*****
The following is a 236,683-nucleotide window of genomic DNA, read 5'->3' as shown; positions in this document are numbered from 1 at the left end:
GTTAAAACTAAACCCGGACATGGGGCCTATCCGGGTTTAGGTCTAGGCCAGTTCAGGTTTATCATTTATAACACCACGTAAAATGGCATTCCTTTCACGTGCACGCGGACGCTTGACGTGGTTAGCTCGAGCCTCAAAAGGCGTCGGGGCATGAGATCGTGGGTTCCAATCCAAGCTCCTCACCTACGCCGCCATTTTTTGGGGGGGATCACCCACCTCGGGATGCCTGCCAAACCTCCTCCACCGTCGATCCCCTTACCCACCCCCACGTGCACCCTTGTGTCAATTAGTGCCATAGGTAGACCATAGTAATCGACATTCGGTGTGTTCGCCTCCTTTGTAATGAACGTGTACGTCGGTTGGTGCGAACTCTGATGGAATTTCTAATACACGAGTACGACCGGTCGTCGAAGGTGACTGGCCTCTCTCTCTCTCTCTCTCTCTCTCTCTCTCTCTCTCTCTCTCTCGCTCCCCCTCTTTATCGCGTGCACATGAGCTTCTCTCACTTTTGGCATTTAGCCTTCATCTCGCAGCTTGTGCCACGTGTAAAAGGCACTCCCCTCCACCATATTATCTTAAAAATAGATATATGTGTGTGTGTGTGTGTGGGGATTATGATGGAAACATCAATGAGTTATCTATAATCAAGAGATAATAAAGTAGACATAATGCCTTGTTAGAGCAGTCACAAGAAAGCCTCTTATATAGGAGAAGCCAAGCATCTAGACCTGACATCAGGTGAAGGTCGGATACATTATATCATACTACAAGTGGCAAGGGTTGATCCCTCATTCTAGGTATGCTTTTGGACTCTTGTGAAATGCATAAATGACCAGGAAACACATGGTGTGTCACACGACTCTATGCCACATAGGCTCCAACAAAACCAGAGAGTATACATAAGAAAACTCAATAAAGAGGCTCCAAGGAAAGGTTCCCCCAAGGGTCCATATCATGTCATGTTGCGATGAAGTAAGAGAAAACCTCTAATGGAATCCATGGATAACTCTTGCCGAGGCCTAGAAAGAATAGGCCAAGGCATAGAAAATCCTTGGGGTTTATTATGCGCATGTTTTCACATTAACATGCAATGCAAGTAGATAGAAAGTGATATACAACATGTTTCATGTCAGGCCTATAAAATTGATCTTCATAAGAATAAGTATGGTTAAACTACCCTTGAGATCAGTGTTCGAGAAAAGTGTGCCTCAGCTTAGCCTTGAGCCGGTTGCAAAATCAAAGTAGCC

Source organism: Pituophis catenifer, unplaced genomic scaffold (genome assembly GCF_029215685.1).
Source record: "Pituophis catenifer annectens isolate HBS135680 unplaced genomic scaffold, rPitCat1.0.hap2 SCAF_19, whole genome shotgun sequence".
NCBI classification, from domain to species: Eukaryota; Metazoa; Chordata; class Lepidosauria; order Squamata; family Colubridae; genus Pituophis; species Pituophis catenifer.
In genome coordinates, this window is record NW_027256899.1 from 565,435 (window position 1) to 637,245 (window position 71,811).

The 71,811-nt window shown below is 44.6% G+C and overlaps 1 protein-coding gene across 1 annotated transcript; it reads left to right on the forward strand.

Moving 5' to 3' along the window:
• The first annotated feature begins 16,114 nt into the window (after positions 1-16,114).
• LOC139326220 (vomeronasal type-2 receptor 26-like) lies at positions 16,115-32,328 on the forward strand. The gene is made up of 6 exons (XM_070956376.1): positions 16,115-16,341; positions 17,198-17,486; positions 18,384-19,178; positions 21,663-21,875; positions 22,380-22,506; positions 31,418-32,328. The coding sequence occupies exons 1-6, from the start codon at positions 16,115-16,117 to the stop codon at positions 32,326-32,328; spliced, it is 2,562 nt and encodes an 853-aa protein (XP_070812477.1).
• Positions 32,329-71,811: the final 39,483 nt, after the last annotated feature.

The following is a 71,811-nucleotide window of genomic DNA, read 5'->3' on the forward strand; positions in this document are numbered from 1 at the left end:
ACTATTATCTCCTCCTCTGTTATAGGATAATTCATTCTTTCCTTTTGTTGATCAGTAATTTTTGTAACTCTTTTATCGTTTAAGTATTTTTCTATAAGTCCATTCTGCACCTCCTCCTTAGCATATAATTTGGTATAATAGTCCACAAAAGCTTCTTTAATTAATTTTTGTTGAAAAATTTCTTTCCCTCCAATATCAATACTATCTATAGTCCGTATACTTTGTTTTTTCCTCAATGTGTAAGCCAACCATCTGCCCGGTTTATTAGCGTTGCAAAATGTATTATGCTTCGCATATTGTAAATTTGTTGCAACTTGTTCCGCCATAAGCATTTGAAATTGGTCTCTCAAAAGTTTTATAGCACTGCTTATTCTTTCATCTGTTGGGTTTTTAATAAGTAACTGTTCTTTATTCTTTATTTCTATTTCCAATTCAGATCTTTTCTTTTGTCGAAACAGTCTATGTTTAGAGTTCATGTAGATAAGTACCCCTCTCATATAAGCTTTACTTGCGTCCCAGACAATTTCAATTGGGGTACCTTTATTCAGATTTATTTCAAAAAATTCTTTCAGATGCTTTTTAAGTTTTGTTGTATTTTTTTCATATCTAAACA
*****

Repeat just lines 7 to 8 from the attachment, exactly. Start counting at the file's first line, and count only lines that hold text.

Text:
The 71,811-nt window shown below is 44.6% G+C and overlaps 1 protein-coding gene across 1 annotated transcript; it reads left to right on the forward strand.

Moving 5' to 3' along the window: